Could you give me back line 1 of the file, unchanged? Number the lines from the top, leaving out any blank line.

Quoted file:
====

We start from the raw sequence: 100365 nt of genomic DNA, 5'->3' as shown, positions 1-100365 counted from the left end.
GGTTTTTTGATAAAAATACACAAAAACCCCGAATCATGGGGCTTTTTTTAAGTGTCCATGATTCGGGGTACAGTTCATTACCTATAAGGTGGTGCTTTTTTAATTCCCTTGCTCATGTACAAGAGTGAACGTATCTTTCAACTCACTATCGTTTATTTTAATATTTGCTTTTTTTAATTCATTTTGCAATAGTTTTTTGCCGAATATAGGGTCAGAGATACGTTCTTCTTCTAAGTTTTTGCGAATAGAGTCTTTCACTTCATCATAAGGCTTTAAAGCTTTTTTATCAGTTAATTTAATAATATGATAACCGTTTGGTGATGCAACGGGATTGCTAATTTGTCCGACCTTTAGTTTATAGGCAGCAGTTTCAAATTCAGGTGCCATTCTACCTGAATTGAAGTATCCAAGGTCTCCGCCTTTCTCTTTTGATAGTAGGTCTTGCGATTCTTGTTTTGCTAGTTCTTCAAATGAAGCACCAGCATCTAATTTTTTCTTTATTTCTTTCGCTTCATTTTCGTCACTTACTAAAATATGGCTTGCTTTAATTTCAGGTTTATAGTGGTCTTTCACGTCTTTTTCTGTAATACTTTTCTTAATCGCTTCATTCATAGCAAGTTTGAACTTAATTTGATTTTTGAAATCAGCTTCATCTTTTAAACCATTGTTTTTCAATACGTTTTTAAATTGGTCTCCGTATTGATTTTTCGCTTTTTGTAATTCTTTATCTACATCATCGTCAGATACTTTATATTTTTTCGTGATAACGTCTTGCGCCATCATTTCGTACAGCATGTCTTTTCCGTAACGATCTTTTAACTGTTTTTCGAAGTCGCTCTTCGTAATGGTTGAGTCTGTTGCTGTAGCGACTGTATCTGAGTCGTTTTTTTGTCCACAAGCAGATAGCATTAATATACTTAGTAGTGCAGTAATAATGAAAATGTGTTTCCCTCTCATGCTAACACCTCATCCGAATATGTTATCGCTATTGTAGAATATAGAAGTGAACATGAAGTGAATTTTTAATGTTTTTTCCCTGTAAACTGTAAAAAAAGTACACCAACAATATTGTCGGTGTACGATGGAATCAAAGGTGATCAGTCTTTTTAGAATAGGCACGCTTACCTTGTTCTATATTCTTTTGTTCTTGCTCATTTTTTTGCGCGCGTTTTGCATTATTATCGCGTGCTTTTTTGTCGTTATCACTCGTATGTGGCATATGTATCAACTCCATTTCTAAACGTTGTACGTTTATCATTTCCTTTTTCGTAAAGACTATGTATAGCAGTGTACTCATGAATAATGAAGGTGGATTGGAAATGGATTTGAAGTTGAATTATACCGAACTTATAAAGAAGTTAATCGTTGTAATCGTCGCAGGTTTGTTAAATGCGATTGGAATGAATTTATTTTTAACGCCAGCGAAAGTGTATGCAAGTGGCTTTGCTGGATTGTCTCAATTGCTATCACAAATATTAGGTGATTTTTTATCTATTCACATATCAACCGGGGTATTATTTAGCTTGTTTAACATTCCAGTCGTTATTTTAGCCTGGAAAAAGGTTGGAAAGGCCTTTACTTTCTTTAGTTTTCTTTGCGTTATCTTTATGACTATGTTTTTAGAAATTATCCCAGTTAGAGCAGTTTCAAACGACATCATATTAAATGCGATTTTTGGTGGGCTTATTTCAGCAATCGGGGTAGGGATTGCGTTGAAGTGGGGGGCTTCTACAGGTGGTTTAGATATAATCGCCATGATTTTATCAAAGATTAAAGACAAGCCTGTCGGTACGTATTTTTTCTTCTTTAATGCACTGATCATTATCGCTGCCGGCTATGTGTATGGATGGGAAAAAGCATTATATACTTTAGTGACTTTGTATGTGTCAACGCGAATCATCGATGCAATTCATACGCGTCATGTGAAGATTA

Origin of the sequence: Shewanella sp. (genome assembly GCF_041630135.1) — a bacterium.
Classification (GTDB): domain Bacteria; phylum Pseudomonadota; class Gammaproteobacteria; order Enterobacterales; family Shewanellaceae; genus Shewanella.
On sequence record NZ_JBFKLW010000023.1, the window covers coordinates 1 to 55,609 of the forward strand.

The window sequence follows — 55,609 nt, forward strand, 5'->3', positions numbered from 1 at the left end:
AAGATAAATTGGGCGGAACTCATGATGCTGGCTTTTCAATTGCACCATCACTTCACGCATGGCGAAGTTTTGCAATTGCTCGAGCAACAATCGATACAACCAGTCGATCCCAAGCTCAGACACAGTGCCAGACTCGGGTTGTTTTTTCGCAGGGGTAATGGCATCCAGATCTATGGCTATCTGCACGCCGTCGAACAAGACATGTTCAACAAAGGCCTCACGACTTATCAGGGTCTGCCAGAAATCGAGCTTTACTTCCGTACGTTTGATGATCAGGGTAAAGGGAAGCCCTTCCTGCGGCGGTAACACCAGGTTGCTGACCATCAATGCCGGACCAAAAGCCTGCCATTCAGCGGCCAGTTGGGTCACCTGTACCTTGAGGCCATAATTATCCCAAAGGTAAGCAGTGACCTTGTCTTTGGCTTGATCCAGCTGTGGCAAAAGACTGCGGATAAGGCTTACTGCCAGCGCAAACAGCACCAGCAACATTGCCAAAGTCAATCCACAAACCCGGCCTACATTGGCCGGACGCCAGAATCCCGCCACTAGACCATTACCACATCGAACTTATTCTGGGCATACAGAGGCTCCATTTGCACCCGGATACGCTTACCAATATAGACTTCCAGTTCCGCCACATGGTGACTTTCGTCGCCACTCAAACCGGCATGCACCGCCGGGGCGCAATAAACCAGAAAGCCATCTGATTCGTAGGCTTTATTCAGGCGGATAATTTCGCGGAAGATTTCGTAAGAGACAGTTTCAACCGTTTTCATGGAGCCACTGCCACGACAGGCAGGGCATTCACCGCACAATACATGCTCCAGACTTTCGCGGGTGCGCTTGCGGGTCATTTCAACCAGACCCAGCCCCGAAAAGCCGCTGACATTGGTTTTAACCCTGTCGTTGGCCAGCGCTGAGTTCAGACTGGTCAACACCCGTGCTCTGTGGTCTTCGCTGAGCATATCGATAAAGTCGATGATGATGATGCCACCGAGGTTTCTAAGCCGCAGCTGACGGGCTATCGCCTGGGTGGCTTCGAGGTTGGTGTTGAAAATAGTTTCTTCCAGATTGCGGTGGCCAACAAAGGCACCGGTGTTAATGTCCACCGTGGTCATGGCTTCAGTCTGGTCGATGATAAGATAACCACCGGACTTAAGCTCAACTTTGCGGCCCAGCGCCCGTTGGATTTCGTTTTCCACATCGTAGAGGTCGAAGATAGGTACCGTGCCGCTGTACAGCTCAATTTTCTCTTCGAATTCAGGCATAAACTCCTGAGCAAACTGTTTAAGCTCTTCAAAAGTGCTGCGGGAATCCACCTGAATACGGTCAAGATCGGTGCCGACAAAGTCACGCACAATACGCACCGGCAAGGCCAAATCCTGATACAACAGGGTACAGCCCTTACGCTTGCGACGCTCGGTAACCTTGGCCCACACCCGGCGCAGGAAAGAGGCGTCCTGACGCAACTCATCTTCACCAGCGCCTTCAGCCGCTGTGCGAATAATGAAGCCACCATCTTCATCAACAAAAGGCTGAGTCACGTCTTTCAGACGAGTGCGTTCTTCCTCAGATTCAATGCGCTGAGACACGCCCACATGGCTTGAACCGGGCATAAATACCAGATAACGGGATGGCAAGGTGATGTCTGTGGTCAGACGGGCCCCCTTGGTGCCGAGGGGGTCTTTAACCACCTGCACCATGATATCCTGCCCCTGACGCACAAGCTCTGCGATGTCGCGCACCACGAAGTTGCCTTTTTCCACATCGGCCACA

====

We start from the raw sequence: 100365 nt of genomic DNA, 5'->3' as shown, positions 1-100365 counted from the left end.